It’s 2016 and racists must be schooled

South Africans have had enough – they’re calling out racists where they see them, most often on social media. And racists would do well to check their privacy settings – or, you know – not be racist. AAISHA DADI PATEL explains.

The Big Days are gone, Dezemba has faded into Januworry but damn, Black Twitter’s got no holiday hangover. And the country is all the better for it. Racists all over the country will feel less complacent after the schooling dished out to the likes of Penny Sparrow, Chris Hart and others.

This is how it began.

On Sunday evening, South African actor Hlomla Dandala highlighted a Facebook post by KZN estate agent Penny Sparrow in which she decried the use of public beaches by black people and also, referred to black people as “monkeys”.

Outrage at Sparrow’s comments poured in, and the hashtag #PennySparrow trended for hours.

At the same time, chief Standard Bank strategist Chris Hart tweeted that calls for return of land is the result of a sense of “entitlement”, and referred to such a call as a “poisonous ideology”. Hart also bemoaned the way that ‘minorities’ (i.e. white people) are treated – and questioned the existence of white privilege…

…which was ironic, as tweeps pointed out as they questioned how Hart got to the position that he did without (it would appear) having the relevant qualifications.

But tweeps had had enough, and were unapologetic in calling out the racism that they were seeing.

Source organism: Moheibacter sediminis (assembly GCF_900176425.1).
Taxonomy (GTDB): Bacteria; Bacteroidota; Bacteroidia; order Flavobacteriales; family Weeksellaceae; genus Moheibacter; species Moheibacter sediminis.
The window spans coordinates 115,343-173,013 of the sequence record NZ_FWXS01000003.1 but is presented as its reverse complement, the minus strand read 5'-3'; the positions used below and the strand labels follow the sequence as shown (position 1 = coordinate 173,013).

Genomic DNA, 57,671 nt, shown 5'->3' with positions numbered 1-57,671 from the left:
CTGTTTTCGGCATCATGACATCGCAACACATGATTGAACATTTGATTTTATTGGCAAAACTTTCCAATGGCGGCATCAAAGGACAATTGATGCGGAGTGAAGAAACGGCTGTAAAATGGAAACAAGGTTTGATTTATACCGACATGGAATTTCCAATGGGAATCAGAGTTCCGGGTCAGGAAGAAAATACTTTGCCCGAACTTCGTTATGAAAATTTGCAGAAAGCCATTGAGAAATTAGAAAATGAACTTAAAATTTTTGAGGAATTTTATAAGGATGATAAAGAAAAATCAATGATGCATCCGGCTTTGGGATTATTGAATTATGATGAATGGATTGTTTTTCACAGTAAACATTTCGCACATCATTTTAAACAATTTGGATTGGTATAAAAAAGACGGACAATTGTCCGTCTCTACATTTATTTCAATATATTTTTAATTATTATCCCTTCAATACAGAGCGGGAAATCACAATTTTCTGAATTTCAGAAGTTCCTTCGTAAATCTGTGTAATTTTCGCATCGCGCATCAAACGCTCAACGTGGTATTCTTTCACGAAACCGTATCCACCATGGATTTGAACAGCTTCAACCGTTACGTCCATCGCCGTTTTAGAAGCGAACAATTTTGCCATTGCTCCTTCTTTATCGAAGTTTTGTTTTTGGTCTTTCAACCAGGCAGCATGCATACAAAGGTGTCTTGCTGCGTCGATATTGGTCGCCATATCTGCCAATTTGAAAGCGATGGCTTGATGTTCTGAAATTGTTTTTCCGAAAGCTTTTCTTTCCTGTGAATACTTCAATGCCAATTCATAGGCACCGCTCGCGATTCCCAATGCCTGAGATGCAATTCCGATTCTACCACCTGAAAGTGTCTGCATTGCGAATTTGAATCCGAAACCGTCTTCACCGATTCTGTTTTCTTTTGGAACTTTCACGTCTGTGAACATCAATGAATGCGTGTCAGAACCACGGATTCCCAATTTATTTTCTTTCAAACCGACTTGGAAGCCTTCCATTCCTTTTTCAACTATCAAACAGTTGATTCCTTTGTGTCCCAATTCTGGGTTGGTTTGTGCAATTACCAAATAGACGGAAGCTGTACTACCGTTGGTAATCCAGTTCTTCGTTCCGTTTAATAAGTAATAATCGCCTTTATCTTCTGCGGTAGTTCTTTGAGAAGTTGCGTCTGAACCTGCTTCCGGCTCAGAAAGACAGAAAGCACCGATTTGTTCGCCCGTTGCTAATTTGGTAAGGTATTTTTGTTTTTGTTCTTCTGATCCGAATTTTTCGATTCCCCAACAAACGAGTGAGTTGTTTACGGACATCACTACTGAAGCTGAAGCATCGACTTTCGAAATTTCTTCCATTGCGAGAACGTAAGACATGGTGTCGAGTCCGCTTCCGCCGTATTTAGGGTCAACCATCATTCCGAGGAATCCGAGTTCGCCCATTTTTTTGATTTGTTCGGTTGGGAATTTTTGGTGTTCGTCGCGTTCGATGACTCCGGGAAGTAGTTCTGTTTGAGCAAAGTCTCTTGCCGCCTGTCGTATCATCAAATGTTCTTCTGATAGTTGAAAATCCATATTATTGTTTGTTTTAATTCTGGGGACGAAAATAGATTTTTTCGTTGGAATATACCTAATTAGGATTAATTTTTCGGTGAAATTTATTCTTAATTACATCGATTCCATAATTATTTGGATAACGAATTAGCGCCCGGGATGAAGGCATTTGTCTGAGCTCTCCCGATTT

Tired of a system that has long oppressed them, Twitter demonstrated no chill and even made Sparrow’s personal details public.

Another tweep even paid the Sparrow family a visit.

Sparrow’s daughter Charmaine Cowrie told News24 that she had spoken to her mother, who said that “she didn’t mean anything [by the Facebook post] and she doesn’t understand what all the fuss is about. It’s just litter, paper on the ground.”

Sparrow later defended her comments herself, telling News24 “I wasn’t being nasty or rude or horrible, but it’s just that they [black people] make a mess. It is just how they are.”

The BBC, reporting on the furore, angered many with the way that they framed the story in a tweet that was later deleted.


It didn’t, however, end there.

Standard Bank, in the meanwhile, said they condemned Hart’s comments.

And on Monday afternoon, it was announced that the bank had suspended him.

Sparrow, a Democratic Alliance member, had charges pressed against her  by the party and steps taken to suspend her membership. The party also issued a statement condemning her comments.

But some were wary of the party demonstrating double standards.

And wondered whether Hart – also a DA member – would be condemned similarly.


And in the meanwhile, some worried about the precedent Hart’s suspension set. Was it fair to suspend someone for expressing views that are the official positions of more conservative parties anyway?



Let’s be real, Standard Bank hasn’t suspended Hart because they are fighting racism. They are responding to the outrage on social media, and strategically distancing their brand from the crude racism of one of their most publicly visible employees. Because, seriously, Hart’s utterances clearly had racist undertones.

We can take comfort in the knowledge that South Africa, under the astute leadership of the woke, will be a hostile place for racists. And that can only lead to a better place.



Editor’s note: We’ve removed a tweet that contained the personal details of Penny Sparrow as a reader pointed out, Sparrow has already received death and rape threats.